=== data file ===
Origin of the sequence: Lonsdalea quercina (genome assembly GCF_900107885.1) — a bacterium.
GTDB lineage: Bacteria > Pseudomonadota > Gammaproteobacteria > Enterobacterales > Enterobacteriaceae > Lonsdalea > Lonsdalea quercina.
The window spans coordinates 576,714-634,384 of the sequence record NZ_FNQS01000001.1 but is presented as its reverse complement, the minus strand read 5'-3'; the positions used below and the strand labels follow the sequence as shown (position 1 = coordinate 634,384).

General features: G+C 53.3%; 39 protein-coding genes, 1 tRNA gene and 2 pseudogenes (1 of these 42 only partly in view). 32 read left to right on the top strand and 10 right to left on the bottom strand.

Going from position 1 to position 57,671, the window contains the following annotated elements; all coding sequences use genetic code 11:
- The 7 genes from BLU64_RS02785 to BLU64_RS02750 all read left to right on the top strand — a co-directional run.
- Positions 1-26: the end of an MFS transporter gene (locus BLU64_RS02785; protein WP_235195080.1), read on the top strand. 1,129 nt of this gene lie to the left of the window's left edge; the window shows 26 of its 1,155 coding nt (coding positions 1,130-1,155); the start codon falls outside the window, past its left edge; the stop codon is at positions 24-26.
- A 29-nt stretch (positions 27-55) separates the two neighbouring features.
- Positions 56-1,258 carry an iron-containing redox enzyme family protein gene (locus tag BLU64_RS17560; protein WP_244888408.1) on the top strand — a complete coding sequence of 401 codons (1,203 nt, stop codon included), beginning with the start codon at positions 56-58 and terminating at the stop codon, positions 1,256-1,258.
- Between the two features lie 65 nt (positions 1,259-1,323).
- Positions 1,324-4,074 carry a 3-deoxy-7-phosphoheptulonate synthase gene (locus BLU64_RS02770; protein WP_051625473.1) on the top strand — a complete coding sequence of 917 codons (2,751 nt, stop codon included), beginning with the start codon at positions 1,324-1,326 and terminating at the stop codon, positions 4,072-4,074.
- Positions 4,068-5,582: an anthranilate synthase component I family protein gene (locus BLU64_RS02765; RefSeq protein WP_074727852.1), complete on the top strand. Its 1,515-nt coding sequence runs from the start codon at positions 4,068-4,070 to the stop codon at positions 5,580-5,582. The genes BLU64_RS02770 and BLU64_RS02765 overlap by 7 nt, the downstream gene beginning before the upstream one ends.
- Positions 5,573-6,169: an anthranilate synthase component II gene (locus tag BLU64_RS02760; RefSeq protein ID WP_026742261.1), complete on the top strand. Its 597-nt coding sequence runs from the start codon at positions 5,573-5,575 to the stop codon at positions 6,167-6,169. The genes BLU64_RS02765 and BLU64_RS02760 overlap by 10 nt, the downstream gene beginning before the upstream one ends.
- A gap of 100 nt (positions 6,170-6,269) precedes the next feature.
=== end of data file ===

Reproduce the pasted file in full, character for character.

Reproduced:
Origin of the sequence: Lonsdalea quercina (genome assembly GCF_900107885.1) — a bacterium.
GTDB lineage: Bacteria > Pseudomonadota > Gammaproteobacteria > Enterobacterales > Enterobacteriaceae > Lonsdalea > Lonsdalea quercina.
The window spans coordinates 576,714-634,384 of the sequence record NZ_FNQS01000001.1 but is presented as its reverse complement, the minus strand read 5'-3'; the positions used below and the strand labels follow the sequence as shown (position 1 = coordinate 634,384).

General features: G+C 53.3%; 39 protein-coding genes, 1 tRNA gene and 2 pseudogenes (1 of these 42 only partly in view). 32 read left to right on the top strand and 10 right to left on the bottom strand.

Going from position 1 to position 57,671, the window contains the following annotated elements; all coding sequences use genetic code 11:
- The 7 genes from BLU64_RS02785 to BLU64_RS02750 all read left to right on the top strand — a co-directional run.
- Positions 1-26: the end of an MFS transporter gene (locus BLU64_RS02785; protein WP_235195080.1), read on the top strand. 1,129 nt of this gene lie to the left of the window's left edge; the window shows 26 of its 1,155 coding nt (coding positions 1,130-1,155); the start codon falls outside the window, past its left edge; the stop codon is at positions 24-26.
- A 29-nt stretch (positions 27-55) separates the two neighbouring features.
- Positions 56-1,258 carry an iron-containing redox enzyme family protein gene (locus tag BLU64_RS17560; protein WP_244888408.1) on the top strand — a complete coding sequence of 401 codons (1,203 nt, stop codon included), beginning with the start codon at positions 56-58 and terminating at the stop codon, positions 1,256-1,258.
- Between the two features lie 65 nt (positions 1,259-1,323).
- Positions 1,324-4,074 carry a 3-deoxy-7-phosphoheptulonate synthase gene (locus BLU64_RS02770; protein WP_051625473.1) on the top strand — a complete coding sequence of 917 codons (2,751 nt, stop codon included), beginning with the start codon at positions 1,324-1,326 and terminating at the stop codon, positions 4,072-4,074.
- Positions 4,068-5,582: an anthranilate synthase component I family protein gene (locus BLU64_RS02765; RefSeq protein WP_074727852.1), complete on the top strand. Its 1,515-nt coding sequence runs from the start codon at positions 4,068-4,070 to the stop codon at positions 5,580-5,582. The genes BLU64_RS02770 and BLU64_RS02765 overlap by 7 nt, the downstream gene beginning before the upstream one ends.
- Positions 5,573-6,169: an anthranilate synthase component II gene (locus tag BLU64_RS02760; RefSeq protein ID WP_026742261.1), complete on the top strand. Its 597-nt coding sequence runs from the start codon at positions 5,573-5,575 to the stop codon at positions 6,167-6,169. The genes BLU64_RS02765 and BLU64_RS02760 overlap by 10 nt, the downstream gene beginning before the upstream one ends.
- A gap of 100 nt (positions 6,170-6,269) precedes the next feature.